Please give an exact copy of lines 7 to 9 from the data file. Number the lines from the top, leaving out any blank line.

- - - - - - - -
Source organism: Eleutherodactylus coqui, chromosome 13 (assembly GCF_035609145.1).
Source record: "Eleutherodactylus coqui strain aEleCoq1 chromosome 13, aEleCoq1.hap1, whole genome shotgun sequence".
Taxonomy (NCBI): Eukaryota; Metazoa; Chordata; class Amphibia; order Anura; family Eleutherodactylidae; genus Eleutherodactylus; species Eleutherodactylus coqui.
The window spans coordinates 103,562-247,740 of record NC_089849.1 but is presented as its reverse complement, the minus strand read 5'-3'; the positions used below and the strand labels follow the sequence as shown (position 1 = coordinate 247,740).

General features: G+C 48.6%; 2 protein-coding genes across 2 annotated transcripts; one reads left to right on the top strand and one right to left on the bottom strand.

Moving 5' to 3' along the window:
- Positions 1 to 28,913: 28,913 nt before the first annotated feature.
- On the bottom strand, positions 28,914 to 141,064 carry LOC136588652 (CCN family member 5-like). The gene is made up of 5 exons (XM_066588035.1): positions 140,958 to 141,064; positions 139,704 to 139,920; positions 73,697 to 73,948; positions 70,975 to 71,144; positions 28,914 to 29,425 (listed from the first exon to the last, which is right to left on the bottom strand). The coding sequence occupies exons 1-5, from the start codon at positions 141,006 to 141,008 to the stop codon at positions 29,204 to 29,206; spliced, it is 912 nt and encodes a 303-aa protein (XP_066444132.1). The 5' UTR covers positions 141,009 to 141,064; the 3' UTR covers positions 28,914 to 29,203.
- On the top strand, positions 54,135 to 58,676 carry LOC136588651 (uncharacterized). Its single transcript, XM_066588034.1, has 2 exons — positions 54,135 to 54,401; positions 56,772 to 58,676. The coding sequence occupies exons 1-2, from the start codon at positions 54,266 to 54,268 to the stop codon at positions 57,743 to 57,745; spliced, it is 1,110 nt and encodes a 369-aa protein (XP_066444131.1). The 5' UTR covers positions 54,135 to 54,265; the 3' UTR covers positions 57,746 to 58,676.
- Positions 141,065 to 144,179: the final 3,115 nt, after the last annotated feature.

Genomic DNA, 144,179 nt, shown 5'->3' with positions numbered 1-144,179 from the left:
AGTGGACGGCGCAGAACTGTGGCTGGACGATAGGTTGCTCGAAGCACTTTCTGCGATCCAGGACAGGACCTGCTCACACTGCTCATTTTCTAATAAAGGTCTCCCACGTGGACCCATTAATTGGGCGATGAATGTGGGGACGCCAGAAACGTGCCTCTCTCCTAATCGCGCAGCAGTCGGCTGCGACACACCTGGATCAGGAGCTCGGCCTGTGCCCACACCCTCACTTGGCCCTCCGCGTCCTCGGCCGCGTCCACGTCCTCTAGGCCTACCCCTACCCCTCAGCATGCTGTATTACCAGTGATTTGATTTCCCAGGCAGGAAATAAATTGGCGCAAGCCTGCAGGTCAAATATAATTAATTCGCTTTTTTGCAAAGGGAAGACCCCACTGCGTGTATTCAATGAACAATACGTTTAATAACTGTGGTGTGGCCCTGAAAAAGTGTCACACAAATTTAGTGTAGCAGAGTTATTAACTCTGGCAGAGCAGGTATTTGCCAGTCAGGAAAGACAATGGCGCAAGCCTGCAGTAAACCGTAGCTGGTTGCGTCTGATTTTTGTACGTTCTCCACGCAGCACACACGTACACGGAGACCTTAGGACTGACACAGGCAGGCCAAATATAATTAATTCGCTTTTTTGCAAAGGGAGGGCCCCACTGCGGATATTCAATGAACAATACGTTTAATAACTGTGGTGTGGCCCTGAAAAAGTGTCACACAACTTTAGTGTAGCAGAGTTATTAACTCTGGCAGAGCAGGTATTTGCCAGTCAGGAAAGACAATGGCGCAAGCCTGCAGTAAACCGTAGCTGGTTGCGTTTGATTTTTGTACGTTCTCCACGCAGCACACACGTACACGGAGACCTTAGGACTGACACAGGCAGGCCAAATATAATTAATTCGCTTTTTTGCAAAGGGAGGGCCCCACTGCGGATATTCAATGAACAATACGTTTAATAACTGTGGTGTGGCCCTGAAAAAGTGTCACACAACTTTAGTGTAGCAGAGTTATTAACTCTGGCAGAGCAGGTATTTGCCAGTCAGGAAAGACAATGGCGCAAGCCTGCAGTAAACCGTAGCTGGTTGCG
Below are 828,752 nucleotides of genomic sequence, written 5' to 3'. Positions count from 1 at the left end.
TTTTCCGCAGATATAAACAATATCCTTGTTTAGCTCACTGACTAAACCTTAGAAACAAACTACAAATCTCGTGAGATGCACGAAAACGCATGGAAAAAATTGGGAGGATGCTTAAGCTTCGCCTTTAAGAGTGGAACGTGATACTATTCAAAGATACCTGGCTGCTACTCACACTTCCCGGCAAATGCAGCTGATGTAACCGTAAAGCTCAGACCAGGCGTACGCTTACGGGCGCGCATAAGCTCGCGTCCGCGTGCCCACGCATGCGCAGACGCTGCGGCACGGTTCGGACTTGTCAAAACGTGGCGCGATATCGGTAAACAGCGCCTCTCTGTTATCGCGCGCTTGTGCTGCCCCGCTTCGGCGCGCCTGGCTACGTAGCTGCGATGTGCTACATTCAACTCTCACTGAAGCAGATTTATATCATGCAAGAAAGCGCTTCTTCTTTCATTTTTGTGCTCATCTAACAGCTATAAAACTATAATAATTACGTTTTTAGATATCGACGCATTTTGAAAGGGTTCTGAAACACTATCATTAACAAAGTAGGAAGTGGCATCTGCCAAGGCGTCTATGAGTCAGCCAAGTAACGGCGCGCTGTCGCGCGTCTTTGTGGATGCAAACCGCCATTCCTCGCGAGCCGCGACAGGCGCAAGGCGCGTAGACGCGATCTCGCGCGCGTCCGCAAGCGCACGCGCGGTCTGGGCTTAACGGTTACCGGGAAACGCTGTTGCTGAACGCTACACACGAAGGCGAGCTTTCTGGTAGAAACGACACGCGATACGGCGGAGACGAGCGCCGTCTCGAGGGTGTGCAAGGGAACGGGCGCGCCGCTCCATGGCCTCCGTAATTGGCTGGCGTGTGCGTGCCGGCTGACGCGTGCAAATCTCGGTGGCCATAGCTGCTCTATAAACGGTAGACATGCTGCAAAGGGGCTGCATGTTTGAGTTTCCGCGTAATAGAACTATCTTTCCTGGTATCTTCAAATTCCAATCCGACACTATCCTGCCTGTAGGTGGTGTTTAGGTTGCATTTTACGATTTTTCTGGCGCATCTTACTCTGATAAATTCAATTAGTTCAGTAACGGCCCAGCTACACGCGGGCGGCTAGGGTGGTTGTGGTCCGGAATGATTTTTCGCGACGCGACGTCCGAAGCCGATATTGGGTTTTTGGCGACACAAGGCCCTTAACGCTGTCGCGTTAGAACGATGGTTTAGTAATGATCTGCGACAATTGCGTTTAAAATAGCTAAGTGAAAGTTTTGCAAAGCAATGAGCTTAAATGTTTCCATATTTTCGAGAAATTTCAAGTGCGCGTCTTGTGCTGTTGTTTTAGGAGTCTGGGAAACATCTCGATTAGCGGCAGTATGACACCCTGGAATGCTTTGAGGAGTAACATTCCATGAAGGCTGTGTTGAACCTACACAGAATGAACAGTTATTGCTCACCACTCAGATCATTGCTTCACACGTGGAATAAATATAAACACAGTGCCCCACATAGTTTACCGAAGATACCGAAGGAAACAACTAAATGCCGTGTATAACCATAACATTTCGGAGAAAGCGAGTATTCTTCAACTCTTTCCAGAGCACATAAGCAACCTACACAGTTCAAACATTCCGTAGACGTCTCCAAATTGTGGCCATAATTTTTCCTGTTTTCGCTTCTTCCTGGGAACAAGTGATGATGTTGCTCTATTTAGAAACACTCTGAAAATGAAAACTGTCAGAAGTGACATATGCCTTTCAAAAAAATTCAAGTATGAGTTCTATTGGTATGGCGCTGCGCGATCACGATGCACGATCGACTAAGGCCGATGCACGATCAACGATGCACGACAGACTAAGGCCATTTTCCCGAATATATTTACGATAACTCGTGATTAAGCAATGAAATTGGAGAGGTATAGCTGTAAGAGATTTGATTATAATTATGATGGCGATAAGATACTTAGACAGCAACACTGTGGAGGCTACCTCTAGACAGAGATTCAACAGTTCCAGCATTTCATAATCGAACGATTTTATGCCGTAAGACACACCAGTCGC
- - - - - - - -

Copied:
- Positions 1 to 28,913: 28,913 nt before the first annotated feature.
- On the bottom strand, positions 28,914 to 141,064 carry LOC136588652 (CCN family member 5-like). The gene is made up of 5 exons (XM_066588035.1): positions 140,958 to 141,064; positions 139,704 to 139,920; positions 73,697 to 73,948; positions 70,975 to 71,144; positions 28,914 to 29,425 (listed from the first exon to the last, which is right to left on the bottom strand). The coding sequence occupies exons 1-5, from the start codon at positions 141,006 to 141,008 to the stop codon at positions 29,204 to 29,206; spliced, it is 912 nt and encodes a 303-aa protein (XP_066444132.1). The 5' UTR covers positions 141,009 to 141,064; the 3' UTR covers positions 28,914 to 29,203.
- On the top strand, positions 54,135 to 58,676 carry LOC136588651 (uncharacterized). Its single transcript, XM_066588034.1, has 2 exons — positions 54,135 to 54,401; positions 56,772 to 58,676. The coding sequence occupies exons 1-2, from the start codon at positions 54,266 to 54,268 to the stop codon at positions 57,743 to 57,745; spliced, it is 1,110 nt and encodes a 369-aa protein (XP_066444131.1). The 5' UTR covers positions 54,135 to 54,265; the 3' UTR covers positions 57,746 to 58,676.